We’re on a Hot Spot
The Pacific Rim circles the giant ocean and the boundaries are clear. Every once in a while, a volcano erupts and reminds the world that Mother Nature doesn’t mess around. Her power is clearly evident here in New Zealand.
In the central region of the North Island, there are volcanoes. While inactive at the moment, they are not extinct. When you drive around Rototura both to the northeast and the southwest, there are steam vents coming out of pastures, streams, and valleys. Mud pools bubble away and sound like giant coffee pots percolating. Steam turns rocks chartreuse. We visited the Waiotapu Thermal Wonderland to get up close.
Different chemicals, including arsenic, change the colors of the rim underwater and above the water an edge builds up like a pie crust. The water cascades from higher ground and falls slowly to pools below like the oyster pool and frying pan pool. All the while, steam rises and blows across your face. The Maori use the vents to cook food but the water truly is boiling so care is needed.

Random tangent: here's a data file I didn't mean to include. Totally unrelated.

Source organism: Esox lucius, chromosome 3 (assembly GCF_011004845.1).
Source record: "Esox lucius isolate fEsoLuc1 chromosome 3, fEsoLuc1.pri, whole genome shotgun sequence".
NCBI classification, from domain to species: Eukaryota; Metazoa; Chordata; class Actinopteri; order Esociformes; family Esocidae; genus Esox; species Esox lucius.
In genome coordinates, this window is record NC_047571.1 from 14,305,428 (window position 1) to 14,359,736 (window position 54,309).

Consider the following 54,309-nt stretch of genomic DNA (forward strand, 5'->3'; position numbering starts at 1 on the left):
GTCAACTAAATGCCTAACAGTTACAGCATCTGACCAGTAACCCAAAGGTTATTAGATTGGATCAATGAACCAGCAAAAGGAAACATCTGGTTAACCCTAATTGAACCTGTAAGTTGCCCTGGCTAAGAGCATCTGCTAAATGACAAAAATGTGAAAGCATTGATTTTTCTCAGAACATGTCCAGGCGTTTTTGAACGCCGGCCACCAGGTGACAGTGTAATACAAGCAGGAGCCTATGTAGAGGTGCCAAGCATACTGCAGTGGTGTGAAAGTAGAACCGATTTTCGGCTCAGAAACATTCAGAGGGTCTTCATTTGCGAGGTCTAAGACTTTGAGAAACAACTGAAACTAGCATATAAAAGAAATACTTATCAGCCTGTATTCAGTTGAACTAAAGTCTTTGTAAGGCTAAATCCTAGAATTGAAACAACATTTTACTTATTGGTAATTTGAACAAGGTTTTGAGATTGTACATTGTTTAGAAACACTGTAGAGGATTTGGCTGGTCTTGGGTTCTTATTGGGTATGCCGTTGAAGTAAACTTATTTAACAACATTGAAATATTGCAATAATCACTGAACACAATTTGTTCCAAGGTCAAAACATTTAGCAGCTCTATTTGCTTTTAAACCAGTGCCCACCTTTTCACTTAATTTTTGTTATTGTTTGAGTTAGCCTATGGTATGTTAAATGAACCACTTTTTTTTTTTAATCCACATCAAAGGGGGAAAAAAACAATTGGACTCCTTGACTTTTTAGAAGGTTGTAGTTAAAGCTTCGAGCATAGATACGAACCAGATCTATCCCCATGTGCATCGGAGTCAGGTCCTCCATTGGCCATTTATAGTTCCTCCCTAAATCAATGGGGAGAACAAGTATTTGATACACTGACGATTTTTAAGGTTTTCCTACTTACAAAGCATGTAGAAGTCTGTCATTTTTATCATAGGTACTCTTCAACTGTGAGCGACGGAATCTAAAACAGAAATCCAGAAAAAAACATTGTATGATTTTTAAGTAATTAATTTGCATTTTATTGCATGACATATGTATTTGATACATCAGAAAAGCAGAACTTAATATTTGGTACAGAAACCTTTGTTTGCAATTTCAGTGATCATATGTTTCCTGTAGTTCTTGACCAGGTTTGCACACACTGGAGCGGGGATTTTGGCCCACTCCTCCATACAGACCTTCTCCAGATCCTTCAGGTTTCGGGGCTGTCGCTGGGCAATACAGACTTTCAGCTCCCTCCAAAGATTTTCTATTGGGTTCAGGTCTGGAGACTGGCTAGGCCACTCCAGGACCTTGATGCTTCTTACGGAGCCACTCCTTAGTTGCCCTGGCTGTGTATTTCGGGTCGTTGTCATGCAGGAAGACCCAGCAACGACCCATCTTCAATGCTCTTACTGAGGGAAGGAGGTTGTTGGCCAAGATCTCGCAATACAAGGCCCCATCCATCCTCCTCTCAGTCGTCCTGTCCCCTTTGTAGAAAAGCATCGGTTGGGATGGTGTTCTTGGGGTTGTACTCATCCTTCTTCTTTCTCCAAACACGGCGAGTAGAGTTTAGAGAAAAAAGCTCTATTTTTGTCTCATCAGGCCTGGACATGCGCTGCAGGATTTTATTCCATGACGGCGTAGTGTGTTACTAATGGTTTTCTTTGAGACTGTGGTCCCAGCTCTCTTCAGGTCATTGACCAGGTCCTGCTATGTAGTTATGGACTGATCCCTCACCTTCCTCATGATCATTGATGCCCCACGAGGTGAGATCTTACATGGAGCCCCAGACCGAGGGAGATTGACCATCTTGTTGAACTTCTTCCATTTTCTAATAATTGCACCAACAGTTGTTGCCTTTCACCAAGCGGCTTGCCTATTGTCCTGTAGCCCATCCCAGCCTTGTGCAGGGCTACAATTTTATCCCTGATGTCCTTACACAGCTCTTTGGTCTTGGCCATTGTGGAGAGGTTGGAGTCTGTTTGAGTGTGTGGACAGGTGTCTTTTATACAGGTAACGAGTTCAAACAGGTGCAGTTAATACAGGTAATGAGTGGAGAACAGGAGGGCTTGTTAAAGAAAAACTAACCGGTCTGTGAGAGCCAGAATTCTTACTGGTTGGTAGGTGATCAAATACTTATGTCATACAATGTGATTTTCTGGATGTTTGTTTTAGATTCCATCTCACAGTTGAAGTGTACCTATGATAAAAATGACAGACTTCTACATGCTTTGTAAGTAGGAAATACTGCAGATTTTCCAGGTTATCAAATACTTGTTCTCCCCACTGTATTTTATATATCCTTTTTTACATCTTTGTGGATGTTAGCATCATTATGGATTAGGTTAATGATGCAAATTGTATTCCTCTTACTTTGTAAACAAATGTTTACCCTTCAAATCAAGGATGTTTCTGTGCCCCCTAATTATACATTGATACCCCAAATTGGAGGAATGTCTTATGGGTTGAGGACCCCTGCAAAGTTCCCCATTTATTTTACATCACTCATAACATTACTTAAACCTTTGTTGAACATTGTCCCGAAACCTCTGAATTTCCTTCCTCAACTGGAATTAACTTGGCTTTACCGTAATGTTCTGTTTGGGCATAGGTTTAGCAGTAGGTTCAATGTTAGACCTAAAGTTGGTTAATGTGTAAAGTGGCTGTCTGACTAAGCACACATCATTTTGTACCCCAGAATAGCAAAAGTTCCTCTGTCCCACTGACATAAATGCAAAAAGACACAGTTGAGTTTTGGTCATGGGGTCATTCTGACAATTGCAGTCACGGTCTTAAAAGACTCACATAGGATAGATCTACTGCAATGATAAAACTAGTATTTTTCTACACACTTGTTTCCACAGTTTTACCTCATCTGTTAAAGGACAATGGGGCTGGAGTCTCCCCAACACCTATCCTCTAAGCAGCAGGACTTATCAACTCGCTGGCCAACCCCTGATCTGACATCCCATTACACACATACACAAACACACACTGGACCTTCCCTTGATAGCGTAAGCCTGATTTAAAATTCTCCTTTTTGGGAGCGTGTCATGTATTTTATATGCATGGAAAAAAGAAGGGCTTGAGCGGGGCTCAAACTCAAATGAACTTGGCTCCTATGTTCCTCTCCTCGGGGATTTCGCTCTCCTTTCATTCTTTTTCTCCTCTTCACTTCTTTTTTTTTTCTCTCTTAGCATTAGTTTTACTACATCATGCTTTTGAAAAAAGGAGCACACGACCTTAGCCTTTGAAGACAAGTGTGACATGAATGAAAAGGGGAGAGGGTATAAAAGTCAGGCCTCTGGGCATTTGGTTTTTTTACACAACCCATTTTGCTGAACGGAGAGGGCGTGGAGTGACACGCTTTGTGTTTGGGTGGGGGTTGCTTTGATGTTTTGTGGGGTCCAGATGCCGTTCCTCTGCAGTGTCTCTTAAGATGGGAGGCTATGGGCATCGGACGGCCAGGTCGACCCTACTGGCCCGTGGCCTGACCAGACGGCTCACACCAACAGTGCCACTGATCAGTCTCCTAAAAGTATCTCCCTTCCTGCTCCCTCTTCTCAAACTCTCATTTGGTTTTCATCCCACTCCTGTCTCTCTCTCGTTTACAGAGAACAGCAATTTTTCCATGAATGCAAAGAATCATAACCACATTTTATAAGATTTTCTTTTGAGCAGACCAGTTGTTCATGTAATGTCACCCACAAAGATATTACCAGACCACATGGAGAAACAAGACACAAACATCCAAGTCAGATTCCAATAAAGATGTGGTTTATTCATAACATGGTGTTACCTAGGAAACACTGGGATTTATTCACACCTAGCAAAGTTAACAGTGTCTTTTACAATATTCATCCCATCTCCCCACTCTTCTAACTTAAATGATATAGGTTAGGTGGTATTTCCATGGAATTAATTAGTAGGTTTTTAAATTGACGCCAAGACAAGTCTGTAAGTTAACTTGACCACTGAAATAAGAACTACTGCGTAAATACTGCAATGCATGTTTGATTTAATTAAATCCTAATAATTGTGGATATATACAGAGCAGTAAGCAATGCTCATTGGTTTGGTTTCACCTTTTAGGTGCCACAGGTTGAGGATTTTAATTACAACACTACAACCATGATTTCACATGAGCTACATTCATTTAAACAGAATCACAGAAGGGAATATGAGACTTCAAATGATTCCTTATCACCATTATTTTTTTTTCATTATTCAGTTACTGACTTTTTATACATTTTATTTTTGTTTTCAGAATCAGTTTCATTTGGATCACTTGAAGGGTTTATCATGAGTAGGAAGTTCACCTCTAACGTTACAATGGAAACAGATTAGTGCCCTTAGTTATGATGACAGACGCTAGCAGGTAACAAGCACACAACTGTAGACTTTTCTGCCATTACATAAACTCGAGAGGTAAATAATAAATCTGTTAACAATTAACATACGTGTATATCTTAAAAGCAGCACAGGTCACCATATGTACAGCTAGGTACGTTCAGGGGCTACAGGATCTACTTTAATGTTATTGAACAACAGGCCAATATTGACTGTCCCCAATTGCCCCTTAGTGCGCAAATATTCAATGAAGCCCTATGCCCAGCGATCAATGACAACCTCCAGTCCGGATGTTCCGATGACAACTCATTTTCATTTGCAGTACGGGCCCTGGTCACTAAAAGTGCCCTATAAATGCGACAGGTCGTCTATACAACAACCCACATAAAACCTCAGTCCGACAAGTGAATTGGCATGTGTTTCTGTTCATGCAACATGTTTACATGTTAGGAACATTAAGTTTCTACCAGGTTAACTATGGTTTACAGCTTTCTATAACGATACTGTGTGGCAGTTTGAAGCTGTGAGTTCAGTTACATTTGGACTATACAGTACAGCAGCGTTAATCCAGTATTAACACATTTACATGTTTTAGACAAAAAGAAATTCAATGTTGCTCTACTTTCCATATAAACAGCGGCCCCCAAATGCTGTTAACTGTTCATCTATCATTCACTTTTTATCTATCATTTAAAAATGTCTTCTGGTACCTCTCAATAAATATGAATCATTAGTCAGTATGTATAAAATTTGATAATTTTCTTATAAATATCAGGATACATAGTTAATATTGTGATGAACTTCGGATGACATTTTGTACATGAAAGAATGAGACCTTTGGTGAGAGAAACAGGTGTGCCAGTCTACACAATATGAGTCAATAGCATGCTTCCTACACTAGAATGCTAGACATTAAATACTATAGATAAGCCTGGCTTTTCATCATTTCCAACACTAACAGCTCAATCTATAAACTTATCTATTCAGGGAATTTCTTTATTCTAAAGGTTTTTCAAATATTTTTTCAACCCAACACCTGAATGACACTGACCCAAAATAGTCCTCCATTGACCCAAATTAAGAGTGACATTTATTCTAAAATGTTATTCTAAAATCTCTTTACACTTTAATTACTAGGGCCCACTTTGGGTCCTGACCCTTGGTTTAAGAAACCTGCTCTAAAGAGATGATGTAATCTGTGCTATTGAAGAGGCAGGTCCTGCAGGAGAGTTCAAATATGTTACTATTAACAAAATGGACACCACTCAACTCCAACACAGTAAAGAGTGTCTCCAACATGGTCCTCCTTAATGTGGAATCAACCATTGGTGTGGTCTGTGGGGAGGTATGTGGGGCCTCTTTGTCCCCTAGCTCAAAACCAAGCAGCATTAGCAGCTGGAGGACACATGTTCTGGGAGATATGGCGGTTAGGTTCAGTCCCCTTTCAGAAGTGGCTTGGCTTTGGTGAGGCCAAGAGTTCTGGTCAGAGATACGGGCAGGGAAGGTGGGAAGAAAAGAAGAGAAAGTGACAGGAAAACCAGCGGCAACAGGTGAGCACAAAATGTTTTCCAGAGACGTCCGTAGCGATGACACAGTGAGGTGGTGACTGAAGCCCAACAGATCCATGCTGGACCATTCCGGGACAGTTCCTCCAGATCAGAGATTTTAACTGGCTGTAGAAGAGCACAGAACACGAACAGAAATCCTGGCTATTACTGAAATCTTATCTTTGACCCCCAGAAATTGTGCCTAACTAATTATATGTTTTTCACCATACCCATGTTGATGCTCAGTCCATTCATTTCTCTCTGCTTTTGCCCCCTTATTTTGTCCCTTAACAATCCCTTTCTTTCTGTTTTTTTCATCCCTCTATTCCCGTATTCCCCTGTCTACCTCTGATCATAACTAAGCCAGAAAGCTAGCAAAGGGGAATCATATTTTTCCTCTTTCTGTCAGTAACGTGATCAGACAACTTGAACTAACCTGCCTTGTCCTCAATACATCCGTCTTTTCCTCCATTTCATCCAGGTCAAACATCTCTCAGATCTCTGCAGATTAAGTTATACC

Thermal Wonderland is compact, not spread out like Yellowstone Park in the States. You can walk through all the trails in under two hours, and actually that makes the experience something special.
Thermal activity stretches out under towns like Rototura and through farms and pastures. In other words, people are living and carrying on their lives right on top of boiling water. And right now, we’re sleeping on top of it! That makes us brave, right?
After hiking through the cauldrons of boiling water and mud, across barren rock made desolate by thermal activity, and through clouds of sulfurous vapors, we went across the road to the thermal pools and soaked for about an hour. There was a regular sized back yard pool for swimming. Several “passive” tubs were scattered about. They felt about like a hot tub feels. While the standards of pristine cleanliness is different here than in the States, it still felt mighty relaxing.
A botanical side note here. I’ve noticed a tall tree that I thought was a palm. It turns out it is a fern called Ponga. It truly looks like something out of Jurassic Park. Many other flowers I recognize from living in California.